After a brief (but it ties in) relapse into the beginnings of my musical training at the piano and more importantly, keyboards etc etc, we went back to business and Jerry picked up again, her copy of today’s “The Independent” courtesy of the travelodge. Later on, I myself picked a free copy of this 70p ‘newspaper’, found little news but pages upon pages of advertisements. (These days, If I want news, I usually use the Internet.)

Chapter 4

My guests are both Vegetarians - I am not - omnivore. Having studied the menu, this was a vegetarian’s nightmare. Being polite (the cheeseburger option was most tempting), I went with the flow and three carrot/coriander/leek soups and crusty bread were swiftly delivered and quickly consumed. A second round could easily have been eaten up.

Unexpectedly, our (three hour) discussion transpired to be led namely by myself. It turned out that Lon was namely interested in anatomy related matters, but also very interested in issues namely such as preventative measures and how to rebalance internal human environments when faced with rogue bacterium and proteins.

I mentioned my contact with Dr Ellie Philips and how she had kindly sent me a shipload of Xylitol products and brought out some mints and gums. Lon quickly produced his own supply of Xylitol gum and an all round teeth cleansing moment took place. After all, in dental terms, this was one of the direct points of having this discussion. We practice what we “preach” type thing I suppose.

Lon knew a bit about ‘Prion disease’ but not much on the anatomy. The best way to respond was to describe the apparent misfolding of normal protein PrPc (of which little but some is known about) and the “misfolded” version until recently described as PrPsc. Now knee deep into scientific matters, Jerry walloped down a rather tasty looking Irish Coffee and went upstairs for a well earned rest judging from what I could gather.


With Lon now interested in “Prions” and the Nobel Prize Winner who coined a name for something that does not appear to actually exist (with certainty), he became more than interested on what we were trying to do to stop the relentless progression of the disease (PrPd) in humans specifically in Pentosan terms.

At this point, it was reasonable to re-dig my rucky and pull out further documentation. In the end, all “cards” were on the table (literally) and I told him to take away whatever he wanted. He did and thanked me for being so open.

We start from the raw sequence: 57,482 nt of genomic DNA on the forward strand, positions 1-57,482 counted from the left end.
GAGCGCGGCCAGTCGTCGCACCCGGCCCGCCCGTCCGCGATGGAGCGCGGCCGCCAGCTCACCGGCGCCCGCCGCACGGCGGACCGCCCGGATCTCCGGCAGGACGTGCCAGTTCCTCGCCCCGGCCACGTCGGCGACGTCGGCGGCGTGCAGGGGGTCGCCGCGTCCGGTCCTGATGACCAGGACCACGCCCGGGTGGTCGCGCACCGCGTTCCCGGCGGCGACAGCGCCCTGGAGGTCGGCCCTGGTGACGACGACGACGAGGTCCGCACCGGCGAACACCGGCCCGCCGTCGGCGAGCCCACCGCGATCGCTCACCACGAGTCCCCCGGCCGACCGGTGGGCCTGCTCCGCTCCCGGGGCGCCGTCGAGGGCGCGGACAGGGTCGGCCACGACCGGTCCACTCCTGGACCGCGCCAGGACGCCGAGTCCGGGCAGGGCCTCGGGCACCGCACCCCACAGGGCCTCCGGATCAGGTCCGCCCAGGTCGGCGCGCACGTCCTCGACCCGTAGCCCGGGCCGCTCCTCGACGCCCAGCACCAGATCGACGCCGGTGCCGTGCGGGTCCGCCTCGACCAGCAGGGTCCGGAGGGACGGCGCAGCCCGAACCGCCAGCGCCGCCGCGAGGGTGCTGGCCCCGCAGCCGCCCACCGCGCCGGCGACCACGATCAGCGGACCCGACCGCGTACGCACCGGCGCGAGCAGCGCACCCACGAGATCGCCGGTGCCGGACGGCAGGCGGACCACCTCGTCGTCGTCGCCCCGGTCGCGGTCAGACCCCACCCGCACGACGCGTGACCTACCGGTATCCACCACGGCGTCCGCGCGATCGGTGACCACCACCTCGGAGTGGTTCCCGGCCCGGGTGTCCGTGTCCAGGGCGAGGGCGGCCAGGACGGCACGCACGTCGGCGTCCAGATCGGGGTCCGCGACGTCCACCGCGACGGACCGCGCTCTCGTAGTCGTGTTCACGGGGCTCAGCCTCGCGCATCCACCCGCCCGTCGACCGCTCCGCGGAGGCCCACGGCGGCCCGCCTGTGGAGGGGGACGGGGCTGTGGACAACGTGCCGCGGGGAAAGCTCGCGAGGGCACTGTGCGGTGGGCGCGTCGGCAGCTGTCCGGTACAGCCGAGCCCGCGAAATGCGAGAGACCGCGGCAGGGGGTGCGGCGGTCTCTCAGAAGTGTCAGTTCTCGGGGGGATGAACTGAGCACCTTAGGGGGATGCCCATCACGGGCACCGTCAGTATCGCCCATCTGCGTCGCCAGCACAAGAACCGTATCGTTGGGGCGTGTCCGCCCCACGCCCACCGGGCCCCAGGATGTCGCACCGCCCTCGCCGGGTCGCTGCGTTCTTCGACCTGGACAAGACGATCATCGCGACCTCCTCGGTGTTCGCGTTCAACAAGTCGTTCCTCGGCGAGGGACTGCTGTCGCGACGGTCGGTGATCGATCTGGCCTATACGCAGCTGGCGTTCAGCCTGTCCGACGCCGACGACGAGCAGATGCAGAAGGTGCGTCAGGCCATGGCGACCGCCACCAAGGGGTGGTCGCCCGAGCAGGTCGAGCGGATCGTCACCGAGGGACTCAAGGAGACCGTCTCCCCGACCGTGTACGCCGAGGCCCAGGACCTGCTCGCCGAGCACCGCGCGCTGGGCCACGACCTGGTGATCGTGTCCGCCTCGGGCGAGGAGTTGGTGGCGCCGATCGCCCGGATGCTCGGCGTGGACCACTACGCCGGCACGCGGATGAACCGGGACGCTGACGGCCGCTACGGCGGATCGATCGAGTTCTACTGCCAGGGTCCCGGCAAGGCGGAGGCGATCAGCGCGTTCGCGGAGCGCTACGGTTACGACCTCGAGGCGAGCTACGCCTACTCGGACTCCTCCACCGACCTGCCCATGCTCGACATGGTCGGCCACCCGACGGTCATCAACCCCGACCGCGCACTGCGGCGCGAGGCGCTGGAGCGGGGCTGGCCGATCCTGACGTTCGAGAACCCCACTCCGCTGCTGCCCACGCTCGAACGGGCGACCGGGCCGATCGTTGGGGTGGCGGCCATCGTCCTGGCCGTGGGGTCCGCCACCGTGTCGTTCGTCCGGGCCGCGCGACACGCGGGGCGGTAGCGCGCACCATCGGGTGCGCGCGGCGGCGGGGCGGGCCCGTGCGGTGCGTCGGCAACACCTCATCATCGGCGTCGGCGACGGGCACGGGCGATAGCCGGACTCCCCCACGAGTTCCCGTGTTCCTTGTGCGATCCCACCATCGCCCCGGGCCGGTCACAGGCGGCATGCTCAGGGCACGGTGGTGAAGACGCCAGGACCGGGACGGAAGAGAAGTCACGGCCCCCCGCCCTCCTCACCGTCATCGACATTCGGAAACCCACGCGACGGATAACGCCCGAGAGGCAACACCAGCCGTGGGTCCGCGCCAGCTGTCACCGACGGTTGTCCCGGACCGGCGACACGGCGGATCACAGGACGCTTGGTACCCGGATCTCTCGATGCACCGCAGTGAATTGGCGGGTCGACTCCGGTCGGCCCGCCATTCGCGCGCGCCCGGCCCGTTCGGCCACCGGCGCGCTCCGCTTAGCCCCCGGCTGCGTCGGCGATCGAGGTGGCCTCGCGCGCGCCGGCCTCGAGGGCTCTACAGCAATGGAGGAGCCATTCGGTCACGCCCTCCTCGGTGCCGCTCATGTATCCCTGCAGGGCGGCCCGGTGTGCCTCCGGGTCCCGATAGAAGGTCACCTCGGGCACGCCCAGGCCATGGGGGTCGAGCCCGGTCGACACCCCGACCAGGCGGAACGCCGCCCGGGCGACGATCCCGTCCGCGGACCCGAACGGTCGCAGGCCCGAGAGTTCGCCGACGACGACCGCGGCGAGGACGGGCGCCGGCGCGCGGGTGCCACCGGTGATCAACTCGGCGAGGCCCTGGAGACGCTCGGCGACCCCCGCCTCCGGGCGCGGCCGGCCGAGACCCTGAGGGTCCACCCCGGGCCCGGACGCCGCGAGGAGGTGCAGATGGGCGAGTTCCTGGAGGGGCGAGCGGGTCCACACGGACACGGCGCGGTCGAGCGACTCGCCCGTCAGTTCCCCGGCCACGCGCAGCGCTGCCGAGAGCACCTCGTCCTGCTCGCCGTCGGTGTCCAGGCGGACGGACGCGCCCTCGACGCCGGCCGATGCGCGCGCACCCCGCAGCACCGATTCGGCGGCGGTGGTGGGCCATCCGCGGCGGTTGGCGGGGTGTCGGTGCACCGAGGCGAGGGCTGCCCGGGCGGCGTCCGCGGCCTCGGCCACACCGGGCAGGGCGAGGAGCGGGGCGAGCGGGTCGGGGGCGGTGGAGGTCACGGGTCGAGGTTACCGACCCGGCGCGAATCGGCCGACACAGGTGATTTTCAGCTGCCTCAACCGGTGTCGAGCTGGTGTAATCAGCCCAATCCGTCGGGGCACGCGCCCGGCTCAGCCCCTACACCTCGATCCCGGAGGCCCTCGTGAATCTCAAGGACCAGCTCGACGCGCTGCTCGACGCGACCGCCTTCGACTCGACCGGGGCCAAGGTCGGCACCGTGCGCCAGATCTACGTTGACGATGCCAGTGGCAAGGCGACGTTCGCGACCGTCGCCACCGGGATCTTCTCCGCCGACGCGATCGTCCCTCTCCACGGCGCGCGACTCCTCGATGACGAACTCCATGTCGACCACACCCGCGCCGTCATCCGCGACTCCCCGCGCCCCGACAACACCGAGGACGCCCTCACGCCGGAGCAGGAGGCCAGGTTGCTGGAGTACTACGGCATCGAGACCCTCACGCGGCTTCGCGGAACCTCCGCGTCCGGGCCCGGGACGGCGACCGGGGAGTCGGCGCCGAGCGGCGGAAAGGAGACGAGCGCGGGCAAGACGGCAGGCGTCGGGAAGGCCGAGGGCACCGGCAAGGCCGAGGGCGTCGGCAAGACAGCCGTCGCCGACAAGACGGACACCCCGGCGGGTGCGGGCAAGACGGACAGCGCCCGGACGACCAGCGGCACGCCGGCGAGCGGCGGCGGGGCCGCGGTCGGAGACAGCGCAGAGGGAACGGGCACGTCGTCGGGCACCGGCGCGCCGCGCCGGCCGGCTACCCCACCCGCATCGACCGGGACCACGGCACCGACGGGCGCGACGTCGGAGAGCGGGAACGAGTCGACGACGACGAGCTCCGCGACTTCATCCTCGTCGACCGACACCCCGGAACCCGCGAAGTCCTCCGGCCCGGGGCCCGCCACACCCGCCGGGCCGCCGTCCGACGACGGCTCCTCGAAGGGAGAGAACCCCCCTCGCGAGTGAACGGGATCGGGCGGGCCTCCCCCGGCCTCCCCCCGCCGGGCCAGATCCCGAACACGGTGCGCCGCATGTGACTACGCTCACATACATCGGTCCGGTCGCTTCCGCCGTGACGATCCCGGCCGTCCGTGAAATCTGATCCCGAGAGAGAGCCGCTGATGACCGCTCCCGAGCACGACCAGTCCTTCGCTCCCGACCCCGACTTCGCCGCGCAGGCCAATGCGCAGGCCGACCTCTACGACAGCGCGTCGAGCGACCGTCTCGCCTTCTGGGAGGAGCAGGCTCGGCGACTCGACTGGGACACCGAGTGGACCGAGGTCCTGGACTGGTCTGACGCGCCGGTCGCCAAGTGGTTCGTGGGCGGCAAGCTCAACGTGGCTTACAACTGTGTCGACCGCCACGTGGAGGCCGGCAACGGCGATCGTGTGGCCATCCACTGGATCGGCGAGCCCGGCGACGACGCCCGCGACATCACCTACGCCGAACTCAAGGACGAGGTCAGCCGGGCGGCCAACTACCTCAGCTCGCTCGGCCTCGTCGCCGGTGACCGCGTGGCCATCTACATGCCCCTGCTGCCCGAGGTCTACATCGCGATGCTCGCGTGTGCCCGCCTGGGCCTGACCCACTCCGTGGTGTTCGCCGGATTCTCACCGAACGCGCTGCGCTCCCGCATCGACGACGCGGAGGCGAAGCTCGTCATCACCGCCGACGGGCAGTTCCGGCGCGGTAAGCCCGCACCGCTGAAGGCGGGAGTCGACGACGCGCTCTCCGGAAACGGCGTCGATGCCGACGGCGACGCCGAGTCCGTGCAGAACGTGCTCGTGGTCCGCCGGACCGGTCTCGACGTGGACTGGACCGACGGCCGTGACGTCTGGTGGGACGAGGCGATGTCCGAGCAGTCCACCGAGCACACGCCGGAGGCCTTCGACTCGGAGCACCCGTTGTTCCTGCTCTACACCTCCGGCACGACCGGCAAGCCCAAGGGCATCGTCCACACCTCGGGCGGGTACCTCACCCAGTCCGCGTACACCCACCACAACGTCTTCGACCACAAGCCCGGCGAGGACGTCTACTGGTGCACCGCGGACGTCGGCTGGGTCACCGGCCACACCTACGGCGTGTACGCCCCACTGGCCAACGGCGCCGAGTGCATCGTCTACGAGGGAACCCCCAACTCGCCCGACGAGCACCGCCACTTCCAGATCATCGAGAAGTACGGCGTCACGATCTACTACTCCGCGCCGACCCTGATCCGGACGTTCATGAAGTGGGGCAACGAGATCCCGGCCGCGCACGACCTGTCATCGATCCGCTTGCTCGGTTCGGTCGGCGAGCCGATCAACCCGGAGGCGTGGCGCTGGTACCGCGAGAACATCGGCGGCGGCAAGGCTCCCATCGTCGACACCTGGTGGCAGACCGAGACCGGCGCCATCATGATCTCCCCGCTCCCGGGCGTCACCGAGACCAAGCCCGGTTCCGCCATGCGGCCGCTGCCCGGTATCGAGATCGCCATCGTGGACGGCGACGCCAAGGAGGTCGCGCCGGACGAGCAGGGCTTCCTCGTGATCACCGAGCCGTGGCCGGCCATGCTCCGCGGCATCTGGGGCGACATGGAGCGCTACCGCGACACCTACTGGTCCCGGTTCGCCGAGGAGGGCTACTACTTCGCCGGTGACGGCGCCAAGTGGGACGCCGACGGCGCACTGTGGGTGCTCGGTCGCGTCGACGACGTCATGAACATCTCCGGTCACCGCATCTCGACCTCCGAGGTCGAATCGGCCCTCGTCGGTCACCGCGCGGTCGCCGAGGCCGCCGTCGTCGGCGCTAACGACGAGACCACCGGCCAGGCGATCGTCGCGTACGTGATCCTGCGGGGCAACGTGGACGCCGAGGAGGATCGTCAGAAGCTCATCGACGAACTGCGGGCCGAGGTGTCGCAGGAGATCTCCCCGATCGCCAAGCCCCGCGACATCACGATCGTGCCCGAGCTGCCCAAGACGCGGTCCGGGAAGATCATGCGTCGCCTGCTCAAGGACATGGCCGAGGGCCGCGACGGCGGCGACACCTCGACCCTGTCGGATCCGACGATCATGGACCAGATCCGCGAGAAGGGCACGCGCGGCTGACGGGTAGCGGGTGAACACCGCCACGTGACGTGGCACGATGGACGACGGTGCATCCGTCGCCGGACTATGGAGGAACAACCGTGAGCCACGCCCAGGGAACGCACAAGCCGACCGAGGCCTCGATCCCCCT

Chapter 5 – The Book

My Xylitol contact list. This was and still is a working document, i.e., it is incomplete and subject to change. This was of immense interest to Lon. Lon (as I knew already) has a Patent on his Xlear Nasal Spray. Osmotically speaking, this is where everything made total and complete scientific sense. So, fighting bacterium is what mainly drives Lon. If I spin back to part of what he wrote to me if February, this now makes better sense.

“I am working on a book that deals with shifting our paradigm from the mechanical model to a complex one that honours the adaptations we and our evolutionary ancestors have made that helps us to deal more effectively with hostile agents in our environments. The billion dollars made by blocking such adaptations (fever, diarrhoea, rhinorrhea, to name just a few) is a large force that will not take this kindly”.

Around this time, Lon expanded upon his current book. This largely is complete pending a publisher that is sufficiently interested in making this widely available.

Currently dubbed “K C”, this book is about the Complex Adaptive System (previously dubbed CAS) When rogue bacterium enter their new “host”, they are extremely good at self replication and in certain terms millions of times over. Lon’s work deals with bringing internal environments back to their natural status and thus taming unwanted host particles. The rampant smart particles do not/never anticipate such a fight back and eventually go on to die. The system can therefore be restored back to normality not by fighting the bacterium, but by reinforcing the natural environment.

Does this work? It might do. Has this been tried? Yes. See here. Specifically, in relation to ear infection, a successful clinical trail (“n” of ~ 160 measured via similar “n” control) took place around 2005 but not accepted for publication. Since I am now aware that unpublished material can be less, equally and/or more interesting than published material, I look forward to viewing this section of the Author’s currently unpublished material. On the face of it, Xylitol as already very well documented in fighting off bacteria that causes dental decay is apparently effective when delivered intranasally.